- Writing Peasants: Studies on Peasant Literacy in Early Modern Northern Europe
The two editors of this wide-ranging collection of articles express their hope that it “will stimulate further research into sources written by the peasant himself and into the function of the written word in peasant societies in general” (8). To some extent the book succeeds in doing that, but not entirely. This book is the fourth in a series based on proceedings of conferences on peasant writing. The first conference was held in Cloppenburg, Germany, in 1983, the second one in Kiel, Germany, in 1989 and the third at the manor of Julita, Sweden, in 1992. The conference that Writing Peasants is based on was held in Copenhagen in 1998. Thus, for more than twenty years a group of highly productive scholars has pursued the theme of peasant writing and peasant literacy in Northern Europe. At first peasant diaries as interesting historical sources had all the attention, as can be seen in the title chosen in 1989 for the annual news-letter: Research on Peasant Diaries or Forschungen zur Bäuerlichen Schreibebüchern, since then published by the International Association for the Research on Peasant Diaries or Internationale Assoziation für die Erforschung bäuerlicher Schreibebücher. This is therefore a thriving field of study, and a fairly detailed bibliography compiled by Klaus-Joachim Lorenzen-Schmidt can be consulted at http://www.sfn.uni-muenchen.de/schreibkultur/. It needs, however, to be brought up to date.
Gradually, a more ample perspective has taken over within the group and even the concept of “peasant diaries” turned out to be more than just plain and simple diaries, but rather “a large and diversified group of writings belonging to peasant society” (11), as the editors explain. Consequently, at the meeting in Copenhagen the more general concept of peasant literacy in rural areas in the pre-industrial and early-industrial period was treated, with special emphasis on literary models that influenced peasant writing. Participants also debated “whether the study of ‘peasant diaries’ was going through a crisis.” In one sense the answer was affirmative, according to the editors, “since some of the most ambitious collection campaigns have now been completed and since the study of the ‘diaries’ in some respects seems to have run out of steam.” In another sense, however, it seemed not to be the case: “It now seems that the study of the whole mass of writing material, diaries as well as other sorts of material, will give us an understanding of rural man that can be gained in no other way...This fact should, and we believe it will, guarantee a broader field of studies on writing peasants” (16). [End Page 263]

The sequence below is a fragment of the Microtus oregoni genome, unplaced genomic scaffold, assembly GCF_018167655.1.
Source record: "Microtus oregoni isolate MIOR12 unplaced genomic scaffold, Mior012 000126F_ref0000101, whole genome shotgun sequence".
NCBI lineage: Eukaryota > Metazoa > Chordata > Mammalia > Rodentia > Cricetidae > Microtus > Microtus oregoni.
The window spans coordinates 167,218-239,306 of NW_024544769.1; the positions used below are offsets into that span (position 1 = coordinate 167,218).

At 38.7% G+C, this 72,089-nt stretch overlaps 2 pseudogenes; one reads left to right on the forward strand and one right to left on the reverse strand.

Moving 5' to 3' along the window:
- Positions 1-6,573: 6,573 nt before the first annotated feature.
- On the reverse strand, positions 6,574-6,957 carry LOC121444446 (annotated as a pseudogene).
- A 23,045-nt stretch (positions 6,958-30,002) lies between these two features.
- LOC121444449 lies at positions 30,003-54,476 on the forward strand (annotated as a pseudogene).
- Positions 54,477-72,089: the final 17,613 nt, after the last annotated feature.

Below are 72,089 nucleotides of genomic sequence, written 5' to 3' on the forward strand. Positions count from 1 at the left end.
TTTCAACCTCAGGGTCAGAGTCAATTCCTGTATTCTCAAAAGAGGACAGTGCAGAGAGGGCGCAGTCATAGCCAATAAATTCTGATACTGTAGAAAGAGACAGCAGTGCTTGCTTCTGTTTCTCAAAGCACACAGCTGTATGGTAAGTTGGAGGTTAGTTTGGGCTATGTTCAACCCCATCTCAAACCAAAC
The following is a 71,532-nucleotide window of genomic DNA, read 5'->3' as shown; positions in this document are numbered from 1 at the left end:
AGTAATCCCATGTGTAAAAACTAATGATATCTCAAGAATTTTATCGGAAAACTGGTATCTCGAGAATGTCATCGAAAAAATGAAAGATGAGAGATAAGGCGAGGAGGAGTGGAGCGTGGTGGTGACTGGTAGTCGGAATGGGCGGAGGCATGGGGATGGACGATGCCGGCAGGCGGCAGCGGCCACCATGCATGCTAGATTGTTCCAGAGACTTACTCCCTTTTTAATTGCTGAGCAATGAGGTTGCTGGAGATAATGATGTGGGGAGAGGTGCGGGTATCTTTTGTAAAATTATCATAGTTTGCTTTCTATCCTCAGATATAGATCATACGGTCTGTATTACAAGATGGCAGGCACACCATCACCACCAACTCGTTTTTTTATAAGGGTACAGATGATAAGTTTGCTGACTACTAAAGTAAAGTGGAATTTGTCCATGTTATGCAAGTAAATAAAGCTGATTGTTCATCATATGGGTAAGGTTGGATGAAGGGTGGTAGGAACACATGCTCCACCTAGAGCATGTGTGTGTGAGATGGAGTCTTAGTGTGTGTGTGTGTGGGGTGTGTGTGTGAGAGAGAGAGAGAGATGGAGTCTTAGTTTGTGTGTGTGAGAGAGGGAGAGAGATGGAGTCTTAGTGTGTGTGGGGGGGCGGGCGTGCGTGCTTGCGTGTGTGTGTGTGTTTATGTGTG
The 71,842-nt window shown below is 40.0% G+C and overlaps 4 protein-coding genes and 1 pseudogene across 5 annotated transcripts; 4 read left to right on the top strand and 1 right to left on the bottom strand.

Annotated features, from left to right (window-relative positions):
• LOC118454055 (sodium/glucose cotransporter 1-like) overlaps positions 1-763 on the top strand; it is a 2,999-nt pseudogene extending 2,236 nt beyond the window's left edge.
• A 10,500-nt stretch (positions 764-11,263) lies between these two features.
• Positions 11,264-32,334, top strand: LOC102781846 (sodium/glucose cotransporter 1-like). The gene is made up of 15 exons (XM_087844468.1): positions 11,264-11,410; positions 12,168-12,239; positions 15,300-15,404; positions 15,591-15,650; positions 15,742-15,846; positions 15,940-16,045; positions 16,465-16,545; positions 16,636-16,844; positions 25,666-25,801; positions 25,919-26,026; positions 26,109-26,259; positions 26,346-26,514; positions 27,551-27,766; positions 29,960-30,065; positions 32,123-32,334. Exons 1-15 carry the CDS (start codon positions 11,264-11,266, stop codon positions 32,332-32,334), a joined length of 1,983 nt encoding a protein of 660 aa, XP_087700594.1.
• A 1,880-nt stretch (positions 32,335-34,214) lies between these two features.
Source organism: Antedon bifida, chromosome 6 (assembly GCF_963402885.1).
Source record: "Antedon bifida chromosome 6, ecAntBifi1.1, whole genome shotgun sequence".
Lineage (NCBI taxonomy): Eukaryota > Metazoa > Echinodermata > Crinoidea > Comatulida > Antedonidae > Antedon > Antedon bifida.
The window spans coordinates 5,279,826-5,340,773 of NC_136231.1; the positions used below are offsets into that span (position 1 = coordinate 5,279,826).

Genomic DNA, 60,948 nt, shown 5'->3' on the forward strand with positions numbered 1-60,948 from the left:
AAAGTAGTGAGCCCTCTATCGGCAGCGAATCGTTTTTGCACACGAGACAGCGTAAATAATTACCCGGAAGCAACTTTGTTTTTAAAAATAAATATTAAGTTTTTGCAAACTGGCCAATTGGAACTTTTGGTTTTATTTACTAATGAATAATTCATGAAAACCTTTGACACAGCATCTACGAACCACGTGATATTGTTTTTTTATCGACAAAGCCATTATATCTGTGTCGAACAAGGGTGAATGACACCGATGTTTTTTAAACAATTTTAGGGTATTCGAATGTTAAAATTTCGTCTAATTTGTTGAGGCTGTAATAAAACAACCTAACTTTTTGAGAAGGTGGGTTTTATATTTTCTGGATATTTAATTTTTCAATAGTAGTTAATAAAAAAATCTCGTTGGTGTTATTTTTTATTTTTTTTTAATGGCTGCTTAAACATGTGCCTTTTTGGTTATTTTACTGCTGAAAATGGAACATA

So, my question is, does this renewal show in the book? As so often, the answer is both yes and no. Most of the 14 articles are written within the approach already familiar from earlier conferences, which mainly consists in presenting a specific source and discussing it from one or more angles. In many of the articles, however, there is an original perspective with new areas of study being defined, original questions being put and illuminating findings being presented, although not often with the stimulating arguments that the editors dream of in their introduction.
The first four articles renovate the field of peasant writing by concentrating on an earlier period than has been habitual, that is before 1700. Kerstin Sundberg writes somewhat vaguely on peasant writing in a specific Swedish region in the seventeenth century, stating that it is not possible to “draw conclusions from a few examples of a general point of view” (23), but doing it all the same and concluding somewhat insipidly that “the written word seems to have been important” (29). Lorenzen-Schmidt provides us with an overview on early peasant literacy in Schleswig-Holstein, which means the period between 1450 and 1600, trying to pinpoint when and why peasants started to write, connecting that kind of activity with...